Cvc Veri A Guide To The Epic Of The Martian Empire

Author : Lee Streiff
ISBN : 9781456611903
Genre : Fiction
File Size : 84. 12 MB
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Introduction By Lee Streiff "In 1937 James Streiff and Bob Parks created 'the Epic of the Martian Empire'; in 1942 Paul Carter added his vision of the Cosmic Vortex to it, and the Universe was never the same again..." Lee Streiff Once we lived in the world of the Martian Empire, but that now seems like a long time ago - it all began in those last remaining years before World War II changed our consciousnesses forever. It was an ephemeral, still time; a quiet space in which we could dream about the future without the burden of its consequences: ghastly war - genocide - the atomic bomb. It was in 1937... and my brother James was 13, and in the eighth grade at Robinson Junior High School in Wichita, Kansas. And in James's mind he was fashioning a cosmic empire filled with strange and wonderful creatures and races - in which a stalwart group of Exiles from the planet Mars were the chief actors and heroes. This Empire, the Martian Empire, eventually spread over most of the known Universe before it finally faded away in 1948'. During the eleven years it flourished however, the Martian Epic became very elaborate - covering some 15 billion years of Martian history - and Martian technology, manners and morals, art, music, religion, language and literature. And it generated a narrative Epic that encompassed many galaxies. Although a number of people became involved in this epic - Bob Parks, John Roth, Robert Frickel, Charles Goodrum, and Robert Arnold, among others - it was first and foremost the vision of James, who worked out and brought together the maps, timelines, the celestial spaces, the customs, and the characters that made up the Martian Empire in all its diverse grandeur. In early 1937 I was only four years old - and so it was that most of my childhood and youth were somehow surrounded or suffused with the images and tales of the Epic. However it was not until I reached the age of eleven that I became the brief inheritor of, and participant in the affairs of the Epic itself. It was during World War II in 1943. that I first took over the job of running the business of the Martian Empire while all of its members were away from Wichita, in the Army, Navy, and Air Force. Knowing that he would soon be drafted, James began grooming me for the task early in that year. He reported for active Military duty on June 3, 1943, and that changed the course of my daily life. I was now on my own, with a heavy responsibility, I published The Martian News Letter, the official journal of the group, using carbon paper - and a bit later a hectograph; published, The Order of Shultz, which circulated the business of the inner circle; reorganized The Files; answered correspondence among the far flung Martians scattered around the globe; and did research for a number of topics for James, using my contacts in the world of Science Fiction Fandom. When James returned from active service in February of 1946, my task had been completed, and in any case, my interests were largely turning in other directions. By 1947, in my sophomore year at East High School, I was even leaving Science Fiction itself behind and was now involved in art and literature. But then that is another story. In the Following seven Chapters, Lee Streiff describes in his "Guide to the Epic of the Martian Empire" of how the tales and creation of the Epic... all came about.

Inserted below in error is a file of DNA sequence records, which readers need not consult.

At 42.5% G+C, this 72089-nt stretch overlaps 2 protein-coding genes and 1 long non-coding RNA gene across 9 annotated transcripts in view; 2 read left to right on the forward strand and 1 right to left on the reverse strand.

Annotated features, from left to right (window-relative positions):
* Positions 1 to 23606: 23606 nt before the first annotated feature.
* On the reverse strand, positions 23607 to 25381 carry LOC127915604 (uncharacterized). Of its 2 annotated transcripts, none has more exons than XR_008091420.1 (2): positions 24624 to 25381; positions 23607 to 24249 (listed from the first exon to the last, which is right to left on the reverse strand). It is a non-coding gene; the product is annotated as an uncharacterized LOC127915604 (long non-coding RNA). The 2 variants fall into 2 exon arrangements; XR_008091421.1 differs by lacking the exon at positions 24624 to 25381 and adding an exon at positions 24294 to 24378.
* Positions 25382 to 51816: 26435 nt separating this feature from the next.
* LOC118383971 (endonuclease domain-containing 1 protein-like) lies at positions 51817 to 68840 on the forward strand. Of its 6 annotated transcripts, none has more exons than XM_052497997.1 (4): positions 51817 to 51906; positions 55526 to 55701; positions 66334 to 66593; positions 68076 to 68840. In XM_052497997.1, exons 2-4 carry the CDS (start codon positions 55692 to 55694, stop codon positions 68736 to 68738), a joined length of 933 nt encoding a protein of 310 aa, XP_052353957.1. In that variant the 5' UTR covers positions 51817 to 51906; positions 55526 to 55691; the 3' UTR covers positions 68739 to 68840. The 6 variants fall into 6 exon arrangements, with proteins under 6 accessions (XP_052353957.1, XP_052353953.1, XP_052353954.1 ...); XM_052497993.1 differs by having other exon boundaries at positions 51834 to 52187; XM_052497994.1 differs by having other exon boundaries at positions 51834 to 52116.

Exploring The Martian Moons

Author : Manfred “Dutch” von Ehrenfried
ISBN : 9783319527000
Genre : Technology & Engineering
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This book explores the once popular idea of 'Flexible Path' in terms of Mars, a strategy that would focus on a manned orbital mission to Mars's moons rather than the more risky, expensive and time-consuming trip to land humans on the Martian surface. While currently still not the most popular idea, this mission would take advantage of the operational, scientific and engineering lessons to be learned from going to Mars's moons first. Unlike a trip to the planet's surface, an orbital mission avoids the dangers of the deep gravity well of Mars and a very long stay on the surface. This is analogous to Apollo 8 and 10, which preceded the landing on the Moon of Apollo 11. Furthermore, a Mars orbital mission could be achieved at least five years, possibly 10 before a landing mission. Nor would an orbital mission require all of the extra vehicles, equipment and supplies needed for a landing and a stay on the planet for over a year. The cost difference between the two types of missions is in the order of tens of billions of dollars. An orbital mission to Deimos and Phobos would provide an early opportunity to acquire scientific knowledge of the moons and Mars as well, since some of the regolith is presumed to be soil ejected from Mars. It may also offer the opportunity to deploy scientific instruments on the moons which would aid subsequent missions. It would provide early operational experience in the Mars environment without the risk of a landing. The author convincingly argues this experience would enhance the probability of a safe and successful Mars landing by NASA at a later date, and lays out the best way to approach an orbital mission in great detail. Combining path-breaking science with achievable goals on a fast timetable, this approach is the best of both worlds--and our best path to reaching Mars safely in the future.

Survival And Sacrifice In Mars Exploration

Author : Erik Seedhouse
ISBN : 9783319124483
Genre : Technology & Engineering
File Size : 53. 49 MB